Healthcare providers have an essential role to play in the appropriate use of these drugs to contain the emerging antibiotic resistance problem. Rapid, high medical value diagnostics in conjunction with Antimicrobial Stewardship Programs can be used to support relevant decisions to withhold, de-escalate or stop antibiotic treatment earlier. Antimicrobial Stewardship Programs encourage rational prescribing of antibiotics and remind healthcare workers – and their patients – of the consequences of antibiotic over-use and misuse. In fact, we all need to change our views on antibiotics and reconsider them as shared non-renewable resources, which must be preserved.

    While the optimal approach to effective antimicrobial stewardship remains elusive and may vary significantly between settings, a wide array of studies and reviews from diverse healthcare contexts have demonstrated the positive impact of stewardship programs on limiting antibiotic resistance.(62)

    The U.S. Center for Infectious Disease Research and Policy offers information and educational resources on antimicrobial stewardship practice, research and policy.

    State-of-the-art guidelines and information are essential for antimicrobial stewardship programs.

     

    In 2016, the Infectious Diseases Society of America and the American Thoracic Society published new guidelines recommending a shorter duration of antibiotic treatment in adults with two common hospital-acquired infections: ventilator-associated pneumonia and hospital-acquired pneumonia. Shortening the course of antibiotic treatment reduces the potential for antibiotic resistance, while maintaining the benefit of the treatment. The new guidelines also recommend that hospitals use antibiograms to determine the most appropriate treatment.

     

    A WHO expert panel has updated the list of antibiotics considered most important to human medicine(85). Fluoroquinolones, macrolides, third-generation cephalosporins, glycopeptides and carbapenems are identified as the highest priority antibiotics to be preserved. The list is intended to support stewardship efforts, particularly in the context of animal farming.

     

    • Establish a clear aim/vision that is shared by all stakeholders and that conveys a sense of urgency. Stewardship should be a patient safety priority.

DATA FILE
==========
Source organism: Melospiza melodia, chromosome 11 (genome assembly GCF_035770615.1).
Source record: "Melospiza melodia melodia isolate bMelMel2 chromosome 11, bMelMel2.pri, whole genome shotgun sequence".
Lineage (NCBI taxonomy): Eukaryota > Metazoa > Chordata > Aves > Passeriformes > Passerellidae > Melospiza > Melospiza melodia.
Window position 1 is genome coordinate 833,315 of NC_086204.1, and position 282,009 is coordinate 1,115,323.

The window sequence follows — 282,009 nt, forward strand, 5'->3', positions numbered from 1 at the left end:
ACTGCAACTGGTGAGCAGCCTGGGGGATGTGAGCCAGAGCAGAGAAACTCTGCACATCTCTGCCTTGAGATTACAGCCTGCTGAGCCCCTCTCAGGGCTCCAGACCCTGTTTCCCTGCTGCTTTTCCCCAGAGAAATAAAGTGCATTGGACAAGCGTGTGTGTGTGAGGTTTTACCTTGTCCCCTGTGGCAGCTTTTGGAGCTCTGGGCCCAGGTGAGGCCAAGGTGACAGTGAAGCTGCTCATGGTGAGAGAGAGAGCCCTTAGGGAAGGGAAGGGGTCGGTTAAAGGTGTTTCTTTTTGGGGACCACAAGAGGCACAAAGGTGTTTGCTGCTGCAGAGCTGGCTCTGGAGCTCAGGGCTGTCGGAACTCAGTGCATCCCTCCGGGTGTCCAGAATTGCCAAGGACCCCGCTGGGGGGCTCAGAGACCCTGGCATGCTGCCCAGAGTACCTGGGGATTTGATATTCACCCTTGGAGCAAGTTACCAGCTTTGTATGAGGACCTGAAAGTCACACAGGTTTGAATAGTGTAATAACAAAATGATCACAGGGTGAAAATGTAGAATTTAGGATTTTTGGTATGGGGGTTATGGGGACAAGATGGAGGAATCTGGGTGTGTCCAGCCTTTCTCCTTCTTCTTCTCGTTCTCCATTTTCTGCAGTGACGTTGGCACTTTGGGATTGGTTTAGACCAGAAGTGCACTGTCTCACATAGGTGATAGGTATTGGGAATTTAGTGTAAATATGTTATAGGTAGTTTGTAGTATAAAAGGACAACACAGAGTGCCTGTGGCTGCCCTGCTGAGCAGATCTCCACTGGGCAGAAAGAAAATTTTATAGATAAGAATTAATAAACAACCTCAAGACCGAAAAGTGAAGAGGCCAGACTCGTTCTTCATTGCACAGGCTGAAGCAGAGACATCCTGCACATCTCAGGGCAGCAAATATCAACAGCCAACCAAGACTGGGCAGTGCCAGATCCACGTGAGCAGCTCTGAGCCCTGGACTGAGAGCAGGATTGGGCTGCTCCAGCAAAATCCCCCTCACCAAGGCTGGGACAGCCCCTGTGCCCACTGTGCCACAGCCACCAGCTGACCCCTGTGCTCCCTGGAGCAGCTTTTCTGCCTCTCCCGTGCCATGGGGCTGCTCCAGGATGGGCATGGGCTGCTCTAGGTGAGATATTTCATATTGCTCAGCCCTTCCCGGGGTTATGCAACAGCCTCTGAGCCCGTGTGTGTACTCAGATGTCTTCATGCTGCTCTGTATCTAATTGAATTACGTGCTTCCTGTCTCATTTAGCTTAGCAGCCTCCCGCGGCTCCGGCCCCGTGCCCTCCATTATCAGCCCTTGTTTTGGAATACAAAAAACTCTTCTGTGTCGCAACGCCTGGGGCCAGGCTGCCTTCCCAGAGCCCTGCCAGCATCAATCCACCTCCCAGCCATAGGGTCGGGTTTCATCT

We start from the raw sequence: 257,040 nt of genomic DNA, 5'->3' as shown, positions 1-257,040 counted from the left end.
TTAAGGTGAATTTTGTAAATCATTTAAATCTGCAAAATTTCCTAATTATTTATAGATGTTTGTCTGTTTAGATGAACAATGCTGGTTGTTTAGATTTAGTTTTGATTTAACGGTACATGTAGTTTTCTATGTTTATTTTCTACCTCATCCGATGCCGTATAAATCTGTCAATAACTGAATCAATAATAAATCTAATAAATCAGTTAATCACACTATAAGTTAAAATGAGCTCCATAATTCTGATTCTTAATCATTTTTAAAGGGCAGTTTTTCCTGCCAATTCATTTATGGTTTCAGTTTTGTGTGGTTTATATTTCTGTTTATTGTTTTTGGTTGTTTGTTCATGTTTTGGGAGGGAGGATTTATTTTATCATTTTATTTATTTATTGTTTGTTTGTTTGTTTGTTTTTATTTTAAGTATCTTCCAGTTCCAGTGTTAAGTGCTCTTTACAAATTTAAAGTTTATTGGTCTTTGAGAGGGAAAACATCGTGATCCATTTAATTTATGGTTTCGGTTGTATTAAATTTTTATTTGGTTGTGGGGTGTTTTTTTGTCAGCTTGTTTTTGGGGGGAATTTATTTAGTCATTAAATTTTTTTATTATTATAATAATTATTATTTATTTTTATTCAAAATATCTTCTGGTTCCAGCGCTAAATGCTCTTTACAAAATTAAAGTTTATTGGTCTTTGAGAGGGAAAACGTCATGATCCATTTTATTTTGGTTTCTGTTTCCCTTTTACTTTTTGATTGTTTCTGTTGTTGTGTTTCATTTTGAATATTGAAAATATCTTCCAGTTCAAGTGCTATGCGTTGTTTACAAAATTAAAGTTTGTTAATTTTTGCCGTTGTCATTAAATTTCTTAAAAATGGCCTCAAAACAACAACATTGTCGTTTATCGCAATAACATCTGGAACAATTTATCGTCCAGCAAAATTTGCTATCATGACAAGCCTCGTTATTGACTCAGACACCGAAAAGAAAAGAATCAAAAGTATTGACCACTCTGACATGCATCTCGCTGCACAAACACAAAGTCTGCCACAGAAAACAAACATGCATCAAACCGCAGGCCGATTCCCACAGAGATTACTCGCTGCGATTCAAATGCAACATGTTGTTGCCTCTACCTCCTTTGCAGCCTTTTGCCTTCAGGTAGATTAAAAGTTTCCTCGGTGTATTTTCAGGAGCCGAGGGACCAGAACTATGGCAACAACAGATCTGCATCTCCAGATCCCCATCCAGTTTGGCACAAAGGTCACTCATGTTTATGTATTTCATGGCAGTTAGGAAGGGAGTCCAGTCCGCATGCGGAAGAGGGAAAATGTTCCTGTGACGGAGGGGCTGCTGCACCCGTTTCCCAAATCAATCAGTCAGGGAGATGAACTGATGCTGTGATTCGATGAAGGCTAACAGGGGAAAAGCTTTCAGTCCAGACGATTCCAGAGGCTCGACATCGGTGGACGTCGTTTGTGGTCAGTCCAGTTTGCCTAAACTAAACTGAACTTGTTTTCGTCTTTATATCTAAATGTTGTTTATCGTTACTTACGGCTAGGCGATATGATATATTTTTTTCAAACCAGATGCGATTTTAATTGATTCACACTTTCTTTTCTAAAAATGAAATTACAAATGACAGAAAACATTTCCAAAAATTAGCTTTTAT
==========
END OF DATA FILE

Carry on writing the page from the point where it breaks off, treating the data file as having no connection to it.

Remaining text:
• Seek management support, accountability and secure funding.
    • Assemble a strong coalition including a multi-professional antimicrobial stewardship team with an influential clinical leader.
    • Establish effective communication structures within your hospital.
    • Start with core evidence-based stewardship interventions depending on local needs, geography and resources and set up measurement strategies to demonstrate their impact.
    • Ensure that all healthcare staff are aware of the importance of hospital-based antimicrobial stewardship. Empower them to act and to support others using a range of effective advocacy tools.
    • Ensure early or short-term wins and then consolidate success/gains while progressing with further change and innovation.

     

    Source: “Practical Guide to Antimicrobial Stewardship in Hospitals”(63)

    Clostridium difficile: a deadly side-effect

    When a person takes antibiotics, the “good bacteria” present in our microbiome that offer some protection against infection can be destroyed. At that time, an individual in contact with Clostridium difficile (otherwise known as “C. difficile” or “C. diff”) can develop a potentially deadly form of diarrhea called “C. difficile infection” (CDI). The people receiving antibiotics who are most at risk include older adults in both acute care hospitals and long-term care facilities, patients in critical care units and individuals with an impaired immune system. In 2011, half a million Americans acquired CDI and the US Centers for Disease Control (CDC) estimated that it killed 15,000 of them.(67)

    bioMérieux solutions for the management of C. difficile

    VIDAS GDH

    VIDAS C. difficile Toxin A&B

    CHROMID C. difficile